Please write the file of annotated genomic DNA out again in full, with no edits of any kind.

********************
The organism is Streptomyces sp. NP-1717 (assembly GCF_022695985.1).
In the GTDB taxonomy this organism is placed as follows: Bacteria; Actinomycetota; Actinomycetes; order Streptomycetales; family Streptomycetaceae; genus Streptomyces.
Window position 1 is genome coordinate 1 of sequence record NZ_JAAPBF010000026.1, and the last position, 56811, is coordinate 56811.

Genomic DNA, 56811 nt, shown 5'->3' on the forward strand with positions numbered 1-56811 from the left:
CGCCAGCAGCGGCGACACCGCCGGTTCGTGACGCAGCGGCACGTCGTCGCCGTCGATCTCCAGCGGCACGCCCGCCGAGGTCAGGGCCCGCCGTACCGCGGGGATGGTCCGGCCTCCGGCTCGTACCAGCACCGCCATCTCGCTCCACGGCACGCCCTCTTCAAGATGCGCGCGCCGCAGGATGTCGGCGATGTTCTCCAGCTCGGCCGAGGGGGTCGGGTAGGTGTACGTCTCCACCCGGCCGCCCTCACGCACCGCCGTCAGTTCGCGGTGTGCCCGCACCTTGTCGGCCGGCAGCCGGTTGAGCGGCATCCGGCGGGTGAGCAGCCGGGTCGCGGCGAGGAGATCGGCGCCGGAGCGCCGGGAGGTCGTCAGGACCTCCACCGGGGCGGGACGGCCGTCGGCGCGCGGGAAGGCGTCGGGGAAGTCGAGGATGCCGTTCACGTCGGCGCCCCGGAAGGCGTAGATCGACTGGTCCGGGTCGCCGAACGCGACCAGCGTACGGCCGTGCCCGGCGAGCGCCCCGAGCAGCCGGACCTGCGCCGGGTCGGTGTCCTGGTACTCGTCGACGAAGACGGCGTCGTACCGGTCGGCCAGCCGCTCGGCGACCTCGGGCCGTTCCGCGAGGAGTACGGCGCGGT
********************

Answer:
The organism is Streptomyces sp. NP-1717 (assembly GCF_022695985.1).
In the GTDB taxonomy this organism is placed as follows: Bacteria; Actinomycetota; Actinomycetes; order Streptomycetales; family Streptomycetaceae; genus Streptomyces.
Window position 1 is genome coordinate 1 of sequence record NZ_JAAPBF010000026.1, and the last position, 56811, is coordinate 56811.

Genomic DNA, 56811 nt, shown 5'->3' on the forward strand with positions numbered 1-56811 from the left:
CGCCAGCAGCGGCGACACCGCCGGTTCGTGACGCAGCGGCACGTCGTCGCCGTCGATCTCCAGCGGCACGCCCGCCGAGGTCAGGGCCCGCCGTACCGCGGGGATGGTCCGGCCTCCGGCTCGTACCAGCACCGCCATCTCGCTCCACGGCACGCCCTCTTCAAGATGCGCGCGCCGCAGGATGTCGGCGATGTTCTCCAGCTCGGCCGAGGGGGTCGGGTAGGTGTACGTCTCCACCCGGCCGCCCTCACGCACCGCCGTCAGTTCGCGGTGTGCCCGCACCTTGTCGGCCGGCAGCCGGTTGAGCGGCATCCGGCGGGTGAGCAGCCGGGTCGCGGCGAGGAGATCGGCGCCGGAGCGCCGGGAGGTCGTCAGGACCTCCACCGGGGCGGGACGGCCGTCGGCGCGCGGGAAGGCGTCGGGGAAGTCGAGGATGCCGTTCACGTCGGCGCCCCGGAAGGCGTAGATCGACTGGTCCGGGTCGCCGAACGCGACCAGCGTACGGCCGTGCCCGGCGAGCGCCCCGAGCAGCCGGACCTGCGCCGGGTCGGTGTCCTGGTACTCGTCGACGAAGACGGCGTCGTACCGGTCGGCCAGCCGCTCGGCGACCTCGGGCCGTTCCGCGAGGAGTACGGCGCGGT